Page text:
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Roger Bissière

Church of Cornol (Switzerland), window by Bissière (1958)

Roger Bissière (22 September 1886 – 2 December 1964) was a French artist. He designed stained glass windows for Metz cathedral and several other churches.


  • Biography 1
  • Legacy 2
  • Notes and references 3
  • Further reading 4
  • External links 5


Roger Bissière was born 22 September 1886 in Villeréal, Lot-et-Garonne.[1]

He married Catherine Lucie Lotte (nicknamed Mousse), 23 January 1919. Their son Marc-Antoine was born 15 July 1925.[1]

Bissière published articles in the magazine Seurat (No. 1, 1920), Ingres (No. 4, 1921) and Corot (No. 9, 1921).[1]

In 1936, Bissière was one of the artists who executed Robert and Sonia Delaunay's designs for the Exposition Internationale des Arts et Techniques dans la Vie Moderne.[2] He participated in the first three documenta exhibitions of 1955, 1959 and 1964.[3]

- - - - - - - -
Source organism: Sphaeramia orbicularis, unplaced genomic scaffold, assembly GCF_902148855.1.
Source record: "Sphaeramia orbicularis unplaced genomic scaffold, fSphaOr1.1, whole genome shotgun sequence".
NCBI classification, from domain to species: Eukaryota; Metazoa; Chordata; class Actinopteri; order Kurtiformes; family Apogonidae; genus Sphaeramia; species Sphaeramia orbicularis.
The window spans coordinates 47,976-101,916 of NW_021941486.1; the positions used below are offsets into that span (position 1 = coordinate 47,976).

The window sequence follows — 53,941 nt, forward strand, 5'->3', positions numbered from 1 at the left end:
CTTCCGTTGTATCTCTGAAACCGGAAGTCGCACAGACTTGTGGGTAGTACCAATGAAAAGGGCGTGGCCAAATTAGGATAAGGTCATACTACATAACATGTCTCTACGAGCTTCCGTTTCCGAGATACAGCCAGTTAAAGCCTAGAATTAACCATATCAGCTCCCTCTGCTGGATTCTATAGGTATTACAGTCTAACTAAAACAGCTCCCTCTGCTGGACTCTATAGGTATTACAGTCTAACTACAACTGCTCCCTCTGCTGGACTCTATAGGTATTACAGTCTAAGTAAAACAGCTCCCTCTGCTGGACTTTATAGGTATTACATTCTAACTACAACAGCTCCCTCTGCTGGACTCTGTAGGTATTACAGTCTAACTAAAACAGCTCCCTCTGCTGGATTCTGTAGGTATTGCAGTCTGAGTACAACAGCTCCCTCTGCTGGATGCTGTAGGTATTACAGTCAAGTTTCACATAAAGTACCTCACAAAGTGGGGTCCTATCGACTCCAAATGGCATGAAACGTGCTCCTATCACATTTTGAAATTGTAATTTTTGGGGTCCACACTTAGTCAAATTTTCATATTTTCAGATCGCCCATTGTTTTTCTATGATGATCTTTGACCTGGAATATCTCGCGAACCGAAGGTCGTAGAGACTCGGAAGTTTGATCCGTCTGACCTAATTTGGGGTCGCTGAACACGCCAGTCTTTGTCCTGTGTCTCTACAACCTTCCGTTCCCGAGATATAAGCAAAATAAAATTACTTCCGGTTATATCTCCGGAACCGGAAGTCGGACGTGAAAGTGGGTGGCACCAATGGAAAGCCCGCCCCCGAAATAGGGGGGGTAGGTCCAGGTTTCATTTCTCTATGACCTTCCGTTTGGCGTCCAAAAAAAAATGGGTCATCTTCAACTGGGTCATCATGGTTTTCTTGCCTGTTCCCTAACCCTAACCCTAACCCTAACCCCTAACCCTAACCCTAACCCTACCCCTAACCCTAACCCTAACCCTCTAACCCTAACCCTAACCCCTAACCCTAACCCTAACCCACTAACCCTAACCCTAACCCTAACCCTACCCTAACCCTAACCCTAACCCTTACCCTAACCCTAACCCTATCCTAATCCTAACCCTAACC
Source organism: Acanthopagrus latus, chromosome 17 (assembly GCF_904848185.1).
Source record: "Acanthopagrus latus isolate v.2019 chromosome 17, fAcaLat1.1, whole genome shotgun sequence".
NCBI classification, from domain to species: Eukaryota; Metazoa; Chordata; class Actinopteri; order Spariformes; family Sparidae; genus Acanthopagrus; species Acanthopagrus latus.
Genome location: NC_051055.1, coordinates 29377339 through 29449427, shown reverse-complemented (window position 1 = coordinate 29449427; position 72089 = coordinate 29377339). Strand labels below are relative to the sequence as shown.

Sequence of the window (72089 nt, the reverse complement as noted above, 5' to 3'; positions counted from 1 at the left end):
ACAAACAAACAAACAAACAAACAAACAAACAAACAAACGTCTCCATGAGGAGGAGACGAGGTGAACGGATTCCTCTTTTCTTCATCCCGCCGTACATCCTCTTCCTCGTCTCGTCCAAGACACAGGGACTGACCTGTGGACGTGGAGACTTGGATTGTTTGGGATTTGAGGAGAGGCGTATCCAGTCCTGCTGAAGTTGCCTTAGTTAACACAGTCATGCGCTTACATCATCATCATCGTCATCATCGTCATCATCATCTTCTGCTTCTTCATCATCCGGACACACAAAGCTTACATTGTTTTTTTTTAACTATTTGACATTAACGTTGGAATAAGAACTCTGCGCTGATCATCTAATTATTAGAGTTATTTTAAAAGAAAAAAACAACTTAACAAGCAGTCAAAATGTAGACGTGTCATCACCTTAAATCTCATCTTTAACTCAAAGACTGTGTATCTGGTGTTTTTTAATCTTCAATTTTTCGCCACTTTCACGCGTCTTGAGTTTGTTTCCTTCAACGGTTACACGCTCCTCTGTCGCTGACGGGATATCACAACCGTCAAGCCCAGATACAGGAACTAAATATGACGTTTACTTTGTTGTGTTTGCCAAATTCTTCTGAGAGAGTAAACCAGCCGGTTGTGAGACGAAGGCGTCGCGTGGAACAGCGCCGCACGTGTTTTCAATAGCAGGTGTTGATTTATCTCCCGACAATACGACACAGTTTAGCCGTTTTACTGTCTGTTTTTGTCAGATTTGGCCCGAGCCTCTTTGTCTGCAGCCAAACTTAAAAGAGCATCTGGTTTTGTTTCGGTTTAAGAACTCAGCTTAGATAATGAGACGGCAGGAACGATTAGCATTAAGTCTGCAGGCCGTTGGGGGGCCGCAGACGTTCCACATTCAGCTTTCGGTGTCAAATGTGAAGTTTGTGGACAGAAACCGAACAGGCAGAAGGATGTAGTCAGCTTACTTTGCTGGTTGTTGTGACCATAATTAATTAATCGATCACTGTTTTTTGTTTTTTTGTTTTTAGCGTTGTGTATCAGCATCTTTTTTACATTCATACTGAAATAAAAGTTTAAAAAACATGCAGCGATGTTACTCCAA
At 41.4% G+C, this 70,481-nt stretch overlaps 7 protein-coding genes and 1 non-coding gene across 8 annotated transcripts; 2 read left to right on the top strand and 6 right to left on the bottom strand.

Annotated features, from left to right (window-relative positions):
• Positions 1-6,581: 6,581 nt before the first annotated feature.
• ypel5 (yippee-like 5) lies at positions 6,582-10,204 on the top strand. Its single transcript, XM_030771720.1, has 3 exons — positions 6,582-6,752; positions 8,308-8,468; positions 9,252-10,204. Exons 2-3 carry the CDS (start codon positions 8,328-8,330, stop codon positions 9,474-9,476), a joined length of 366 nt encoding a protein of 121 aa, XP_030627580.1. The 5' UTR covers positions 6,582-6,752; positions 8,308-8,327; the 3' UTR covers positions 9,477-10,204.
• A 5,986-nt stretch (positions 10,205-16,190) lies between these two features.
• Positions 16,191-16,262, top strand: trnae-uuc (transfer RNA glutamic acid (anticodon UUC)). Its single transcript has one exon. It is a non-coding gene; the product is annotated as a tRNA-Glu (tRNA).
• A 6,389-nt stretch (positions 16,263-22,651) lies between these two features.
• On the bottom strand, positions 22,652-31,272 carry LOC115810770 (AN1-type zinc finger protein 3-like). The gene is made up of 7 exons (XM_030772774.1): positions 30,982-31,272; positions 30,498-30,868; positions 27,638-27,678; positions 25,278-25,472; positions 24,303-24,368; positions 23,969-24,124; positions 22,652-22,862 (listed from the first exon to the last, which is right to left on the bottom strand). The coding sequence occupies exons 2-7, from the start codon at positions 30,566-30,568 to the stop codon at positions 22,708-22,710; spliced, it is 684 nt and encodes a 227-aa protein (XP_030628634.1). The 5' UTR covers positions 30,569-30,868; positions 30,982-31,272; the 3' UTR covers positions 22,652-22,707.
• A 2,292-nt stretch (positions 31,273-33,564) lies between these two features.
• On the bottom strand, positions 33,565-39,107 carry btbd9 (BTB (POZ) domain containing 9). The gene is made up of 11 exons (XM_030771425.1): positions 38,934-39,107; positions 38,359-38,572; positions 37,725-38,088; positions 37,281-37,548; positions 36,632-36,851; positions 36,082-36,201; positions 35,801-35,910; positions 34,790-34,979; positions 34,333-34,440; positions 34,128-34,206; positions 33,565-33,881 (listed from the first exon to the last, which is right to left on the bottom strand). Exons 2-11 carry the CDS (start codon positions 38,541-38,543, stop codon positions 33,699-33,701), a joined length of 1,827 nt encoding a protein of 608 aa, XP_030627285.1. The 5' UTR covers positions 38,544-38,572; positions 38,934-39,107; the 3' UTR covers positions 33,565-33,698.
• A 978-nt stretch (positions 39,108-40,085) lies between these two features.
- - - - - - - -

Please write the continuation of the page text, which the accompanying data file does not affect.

After he realised his eyesight was deteriorating he was diagnosed with glaucoma in 1939. By 1950 his peripheral vision was severely affected and he underwent surgery. This stopped him from going blind but did not improve his eyesight, and he complained his eyes tired more quickly when he was painting.[4]

Roger Bissière died 2 December 1964[1] in Boissièrettes (near Cazals).


Rue Roger Bissière in Paris is named in his honour.[5]

Notes and references

  1. ^ a b c d "Biographie". Retrieved 2013-08-11. 
  2. ^ Düchting, Hajo (1995). Delaunay. Taschen. p. 71.  
  3. ^ "Roger Bissière in the Documenta archive". 
  4. ^ James G. Ravin, MD MS (2008). "The Visual Difficulties of Selected Artists and Limitations of Ophthalmological Care During The 19th and Early 20th Centuries (An AOS Thesis)". Transactions of the American Ophthalmological Society 106 (December 2008): 402–425.  
  5. ^

Further reading

  • Bissière, Isabelle; Duval, Virginie (2001). Bissière: catalogue raisonné.  

External links

  • Media related to at Wikimedia Commons

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